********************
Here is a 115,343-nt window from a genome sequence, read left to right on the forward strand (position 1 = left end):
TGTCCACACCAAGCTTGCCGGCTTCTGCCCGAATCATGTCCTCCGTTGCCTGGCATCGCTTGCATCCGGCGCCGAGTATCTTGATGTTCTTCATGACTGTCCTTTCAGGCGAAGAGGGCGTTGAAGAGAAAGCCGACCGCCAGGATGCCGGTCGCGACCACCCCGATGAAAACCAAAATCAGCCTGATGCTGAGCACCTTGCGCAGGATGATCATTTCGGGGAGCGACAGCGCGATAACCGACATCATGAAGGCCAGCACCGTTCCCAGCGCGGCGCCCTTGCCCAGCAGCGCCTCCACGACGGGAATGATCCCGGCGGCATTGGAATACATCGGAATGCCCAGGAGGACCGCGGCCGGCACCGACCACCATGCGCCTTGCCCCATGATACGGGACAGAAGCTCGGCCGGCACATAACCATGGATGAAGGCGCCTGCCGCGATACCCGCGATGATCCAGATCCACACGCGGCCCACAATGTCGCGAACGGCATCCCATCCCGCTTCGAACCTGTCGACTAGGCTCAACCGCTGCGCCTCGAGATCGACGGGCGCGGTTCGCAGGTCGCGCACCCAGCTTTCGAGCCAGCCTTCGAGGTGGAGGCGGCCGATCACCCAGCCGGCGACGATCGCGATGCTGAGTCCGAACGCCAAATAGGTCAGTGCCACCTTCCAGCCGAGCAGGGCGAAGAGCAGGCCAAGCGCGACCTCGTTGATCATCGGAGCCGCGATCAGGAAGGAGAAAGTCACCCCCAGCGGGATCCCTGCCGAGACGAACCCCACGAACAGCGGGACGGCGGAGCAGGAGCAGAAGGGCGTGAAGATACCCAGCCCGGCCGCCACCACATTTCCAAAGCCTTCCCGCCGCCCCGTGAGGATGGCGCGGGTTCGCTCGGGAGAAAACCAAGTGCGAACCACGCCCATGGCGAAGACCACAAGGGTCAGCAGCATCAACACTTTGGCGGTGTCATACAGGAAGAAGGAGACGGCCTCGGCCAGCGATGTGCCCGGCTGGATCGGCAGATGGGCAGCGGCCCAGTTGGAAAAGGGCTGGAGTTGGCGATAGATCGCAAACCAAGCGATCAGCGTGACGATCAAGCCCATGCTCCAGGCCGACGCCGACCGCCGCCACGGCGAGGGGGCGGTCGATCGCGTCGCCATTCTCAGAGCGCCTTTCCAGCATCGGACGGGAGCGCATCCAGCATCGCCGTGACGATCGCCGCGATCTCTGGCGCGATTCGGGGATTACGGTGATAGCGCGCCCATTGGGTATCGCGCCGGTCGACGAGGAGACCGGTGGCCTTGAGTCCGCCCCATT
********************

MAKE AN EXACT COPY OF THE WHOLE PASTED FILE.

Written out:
Here is a 115,343-nt window from a genome sequence, read left to right on the forward strand (position 1 = left end):
TGTCCACACCAAGCTTGCCGGCTTCTGCCCGAATCATGTCCTCCGTTGCCTGGCATCGCTTGCATCCGGCGCCGAGTATCTTGATGTTCTTCATGACTGTCCTTTCAGGCGAAGAGGGCGTTGAAGAGAAAGCCGACCGCCAGGATGCCGGTCGCGACCACCCCGATGAAAACCAAAATCAGCCTGATGCTGAGCACCTTGCGCAGGATGATCATTTCGGGGAGCGACAGCGCGATAACCGACATCATGAAGGCCAGCACCGTTCCCAGCGCGGCGCCCTTGCCCAGCAGCGCCTCCACGACGGGAATGATCCCGGCGGCATTGGAATACATCGGAATGCCCAGGAGGACCGCGGCCGGCACCGACCACCATGCGCCTTGCCCCATGATACGGGACAGAAGCTCGGCCGGCACATAACCATGGATGAAGGCGCCTGCCGCGATACCCGCGATGATCCAGATCCACACGCGGCCCACAATGTCGCGAACGGCATCCCATCCCGCTTCGAACCTGTCGACTAGGCTCAACCGCTGCGCCTCGAGATCGACGGGCGCGGTTCGCAGGTCGCGCACCCAGCTTTCGAGCCAGCCTTCGAGGTGGAGGCGGCCGATCACCCAGCCGGCGACGATCGCGATGCTGAGTCCGAACGCCAAATAGGTCAGTGCCACCTTCCAGCCGAGCAGGGCGAAGAGCAGGCCAAGCGCGACCTCGTTGATCATCGGAGCCGCGATCAGGAAGGAGAAAGTCACCCCCAGCGGGATCCCTGCCGAGACGAACCCCACGAACAGCGGGACGGCGGAGCAGGAGCAGAAGGGCGTGAAGATACCCAGCCCGGCCGCCACCACATTTCCAAAGCCTTCCCGCCGCCCCGTGAGGATGGCGCGGGTTCGCTCGGGAGAAAACCAAGTGCGAACCACGCCCATGGCGAAGACCACAAGGGTCAGCAGCATCAACACTTTGGCGGTGTCATACAGGAAGAAGGAGACGGCCTCGGCCAGCGATGTGCCCGGCTGGATCGGCAGATGGGCAGCGGCCCAGTTGGAAAAGGGCTGGAGTTGGCGATAGATCGCAAACCAAGCGATCAGCGTGACGATCAAGCCCATGCTCCAGGCCGACGCCGACCGCCGCCACGGCGAGGGGGCGGTCGATCGCGTCGCCATTCTCAGAGCGCCTTTCCAGCATCGGACGGGAGCGCATCCAGCATCGCCGTGACGATCGCCGCGATCTCTGGCGCGATTCGGGGATTACGGTGATAGCGCGCCCATTGGGTATCGCGCCGGTCGACGAGGAGACCGGTGGCCTTGAGTCCGCCCCATT